Charlotte Webster, Joyce's granddaughter gave the eulogy.
The Revd Doug Bannerman preached the sermon.
Granddaughter-in-law Sarah read a poem written by Kathy Clarkson. Kathy was Joyce's friend and Katy's mother, Amy Plant, née Keats was with Joyce on the hospital ship Karoa in India during the war.
A little rosebud bloomed in Suffolk
and joined the flowers in the fields
Frolicking laughter was her joy
till breathless wonder sorrow yields
But from every winter a robin sings
Bright-coloured flame to blossom springs
Touching those whose senses meet
such fragrance fluttering, so complete.
Whatever thorns the rose does bear,
only soft incense is petalled there
to remind us of sweet blissful days,
magic moments that transcend a graze;
Everlasting memories pure
Friendship & love, connect & endure
So, though the flower fades and dies
Rejoice such beauty through its disguise.
— a tribute to Joyce Webster by Kathy Clarkson, 2010.
Angus Webster, Joyce's great grandson also spoke:
"Joyce, also known as GG, was a great person in many ways but living to 91 was amazing. I was very lucky to have a great-grandmother who I got to know well. GG was always excited every time I came over. When I was little she used to help me reach the peephole in her unit. When I started talking, I used to say GG can you help me reach the peephole and she usually just laughed but it wouldn't matter to me as she helped me see through the hole.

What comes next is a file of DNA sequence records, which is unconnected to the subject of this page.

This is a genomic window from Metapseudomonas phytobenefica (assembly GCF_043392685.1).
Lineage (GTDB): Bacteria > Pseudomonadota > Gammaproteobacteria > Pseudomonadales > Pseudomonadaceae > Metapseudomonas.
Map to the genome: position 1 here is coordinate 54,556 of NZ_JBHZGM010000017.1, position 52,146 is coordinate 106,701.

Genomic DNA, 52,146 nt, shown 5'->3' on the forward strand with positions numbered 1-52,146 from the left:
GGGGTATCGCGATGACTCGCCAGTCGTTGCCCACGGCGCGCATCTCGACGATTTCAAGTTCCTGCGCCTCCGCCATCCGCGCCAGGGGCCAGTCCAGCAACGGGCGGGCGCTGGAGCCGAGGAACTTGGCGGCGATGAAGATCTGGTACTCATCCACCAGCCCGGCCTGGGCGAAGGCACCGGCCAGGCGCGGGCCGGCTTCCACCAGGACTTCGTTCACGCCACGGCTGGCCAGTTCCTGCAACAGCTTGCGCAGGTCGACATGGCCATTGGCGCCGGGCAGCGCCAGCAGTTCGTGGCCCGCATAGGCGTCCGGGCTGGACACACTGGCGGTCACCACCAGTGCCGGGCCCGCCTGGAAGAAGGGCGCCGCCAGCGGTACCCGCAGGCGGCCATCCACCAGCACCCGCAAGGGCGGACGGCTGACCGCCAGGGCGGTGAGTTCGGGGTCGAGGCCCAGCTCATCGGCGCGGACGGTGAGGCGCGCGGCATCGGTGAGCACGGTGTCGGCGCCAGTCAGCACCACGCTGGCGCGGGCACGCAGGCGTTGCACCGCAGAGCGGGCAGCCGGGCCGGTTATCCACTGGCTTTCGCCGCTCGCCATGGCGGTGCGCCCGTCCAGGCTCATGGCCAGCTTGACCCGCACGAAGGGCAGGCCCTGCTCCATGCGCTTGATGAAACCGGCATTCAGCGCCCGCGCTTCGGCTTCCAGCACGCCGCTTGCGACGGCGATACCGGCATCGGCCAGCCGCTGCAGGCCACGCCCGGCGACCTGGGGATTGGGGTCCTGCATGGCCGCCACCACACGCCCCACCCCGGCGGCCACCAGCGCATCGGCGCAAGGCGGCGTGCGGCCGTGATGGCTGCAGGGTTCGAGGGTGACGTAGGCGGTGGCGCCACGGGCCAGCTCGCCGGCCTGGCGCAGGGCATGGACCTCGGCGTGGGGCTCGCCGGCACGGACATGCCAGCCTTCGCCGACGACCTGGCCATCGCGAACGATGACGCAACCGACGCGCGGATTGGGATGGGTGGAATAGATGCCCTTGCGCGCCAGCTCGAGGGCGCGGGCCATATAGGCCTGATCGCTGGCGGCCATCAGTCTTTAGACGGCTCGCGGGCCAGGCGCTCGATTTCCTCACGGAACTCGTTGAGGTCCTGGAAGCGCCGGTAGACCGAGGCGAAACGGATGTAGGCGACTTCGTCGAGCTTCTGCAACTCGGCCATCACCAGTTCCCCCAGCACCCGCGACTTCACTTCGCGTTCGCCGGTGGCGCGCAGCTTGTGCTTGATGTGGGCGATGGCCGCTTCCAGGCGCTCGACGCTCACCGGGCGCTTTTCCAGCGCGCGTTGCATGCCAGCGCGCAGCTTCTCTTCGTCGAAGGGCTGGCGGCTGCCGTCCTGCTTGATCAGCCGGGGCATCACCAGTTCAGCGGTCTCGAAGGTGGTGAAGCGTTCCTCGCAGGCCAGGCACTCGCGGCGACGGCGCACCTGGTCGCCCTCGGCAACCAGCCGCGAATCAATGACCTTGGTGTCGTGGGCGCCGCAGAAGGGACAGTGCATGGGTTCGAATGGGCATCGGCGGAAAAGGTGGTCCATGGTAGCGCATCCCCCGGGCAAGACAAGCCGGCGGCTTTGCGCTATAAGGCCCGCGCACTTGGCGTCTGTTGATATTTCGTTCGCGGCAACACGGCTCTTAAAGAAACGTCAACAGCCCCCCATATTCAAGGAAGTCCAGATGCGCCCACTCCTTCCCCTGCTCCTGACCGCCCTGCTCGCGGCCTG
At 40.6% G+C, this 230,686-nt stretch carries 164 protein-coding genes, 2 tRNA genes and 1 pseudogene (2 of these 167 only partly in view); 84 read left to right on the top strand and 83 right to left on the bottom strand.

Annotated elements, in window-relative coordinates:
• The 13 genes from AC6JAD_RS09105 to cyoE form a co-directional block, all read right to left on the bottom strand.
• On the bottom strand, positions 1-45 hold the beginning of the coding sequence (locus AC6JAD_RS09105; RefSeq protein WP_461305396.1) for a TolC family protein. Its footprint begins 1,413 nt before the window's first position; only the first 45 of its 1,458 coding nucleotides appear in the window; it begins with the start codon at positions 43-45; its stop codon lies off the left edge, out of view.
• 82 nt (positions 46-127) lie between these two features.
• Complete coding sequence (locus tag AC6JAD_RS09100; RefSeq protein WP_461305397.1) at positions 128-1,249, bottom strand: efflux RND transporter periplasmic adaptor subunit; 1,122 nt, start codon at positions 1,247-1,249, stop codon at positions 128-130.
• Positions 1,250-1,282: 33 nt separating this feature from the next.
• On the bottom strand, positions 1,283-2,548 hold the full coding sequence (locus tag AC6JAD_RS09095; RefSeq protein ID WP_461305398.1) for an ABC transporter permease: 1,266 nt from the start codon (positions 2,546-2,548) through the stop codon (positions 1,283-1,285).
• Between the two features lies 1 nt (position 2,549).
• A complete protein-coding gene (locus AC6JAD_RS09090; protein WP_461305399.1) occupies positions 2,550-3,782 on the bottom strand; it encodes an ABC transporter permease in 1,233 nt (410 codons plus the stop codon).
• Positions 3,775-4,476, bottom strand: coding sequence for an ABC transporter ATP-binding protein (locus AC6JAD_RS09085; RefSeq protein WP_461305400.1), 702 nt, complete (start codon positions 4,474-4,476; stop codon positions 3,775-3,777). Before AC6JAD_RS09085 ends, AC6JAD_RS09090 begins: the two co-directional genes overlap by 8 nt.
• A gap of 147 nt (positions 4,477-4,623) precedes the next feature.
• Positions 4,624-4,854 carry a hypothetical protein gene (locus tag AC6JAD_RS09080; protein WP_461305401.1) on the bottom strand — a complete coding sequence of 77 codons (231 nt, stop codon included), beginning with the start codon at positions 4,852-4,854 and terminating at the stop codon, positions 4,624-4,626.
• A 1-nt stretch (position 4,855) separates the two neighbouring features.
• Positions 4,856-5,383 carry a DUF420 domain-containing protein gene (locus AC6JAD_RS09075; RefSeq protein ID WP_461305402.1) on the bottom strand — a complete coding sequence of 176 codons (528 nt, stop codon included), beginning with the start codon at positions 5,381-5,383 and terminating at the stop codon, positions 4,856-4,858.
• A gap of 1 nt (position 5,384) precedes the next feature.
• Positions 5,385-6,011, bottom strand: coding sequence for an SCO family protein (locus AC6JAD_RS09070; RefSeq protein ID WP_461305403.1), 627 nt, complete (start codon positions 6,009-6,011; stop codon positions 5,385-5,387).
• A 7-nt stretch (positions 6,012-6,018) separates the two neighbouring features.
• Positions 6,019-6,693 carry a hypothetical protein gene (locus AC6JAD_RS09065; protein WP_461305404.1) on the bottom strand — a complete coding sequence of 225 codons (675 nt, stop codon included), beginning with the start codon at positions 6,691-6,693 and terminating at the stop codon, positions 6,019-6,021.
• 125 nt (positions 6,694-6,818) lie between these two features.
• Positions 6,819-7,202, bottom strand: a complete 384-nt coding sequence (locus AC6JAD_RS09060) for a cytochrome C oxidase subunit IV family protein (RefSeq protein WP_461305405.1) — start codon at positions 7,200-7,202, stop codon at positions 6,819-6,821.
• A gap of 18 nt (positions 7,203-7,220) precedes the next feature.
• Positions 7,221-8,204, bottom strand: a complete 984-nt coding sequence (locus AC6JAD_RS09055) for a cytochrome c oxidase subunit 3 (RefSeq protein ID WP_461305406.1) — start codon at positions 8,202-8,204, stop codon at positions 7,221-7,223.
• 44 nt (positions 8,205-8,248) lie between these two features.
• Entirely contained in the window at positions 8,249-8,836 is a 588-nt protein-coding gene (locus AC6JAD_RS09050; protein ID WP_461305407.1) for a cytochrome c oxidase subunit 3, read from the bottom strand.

"She used to knit me jumpers and always asked me what colour I would like; first a red one then a bright orange one. She also bought me a black teddy when I was just born which I still have today.
"When we came to stay she let my parents sleep in her room and me sleep in the spare room with her. She was born in 1919 the youngest of three children John, Joan and Joyce. She always remembered my birthday and always rang me up. Thank you GG and I will always miss you."
Angus also read to us Joyce's 'standing orders':
Joyce Webster's standing orders to us all
"Face the days that lie ahead with a spirit of adventure, compassion, honesty and confidence. Brave the stormy seas that are bound to confront you, determined to sail your ship on to the quiet waters which lie ahead. Help those whom you may find in trouble and steer clear of the whirlpools of destruction which you will meet on your voyage through life. Be not afraid of who you are, what you are or where you are, but cling implicitly to the Truth as taught in the religion of your following. If you do all these things, you will be "of service". If you are "of service" you will make others happy, and you will be happy too."
—ascribed to Sir Ian Tennant, former Chairman of Governors of Gordonstoun School Scotland, spoken Kurt Halm (its founder) died in 1974. This is Sir Iain's imagined version of what Halm might have said to a young person leaving Gordonstoun. Adapted by Derrick Webster.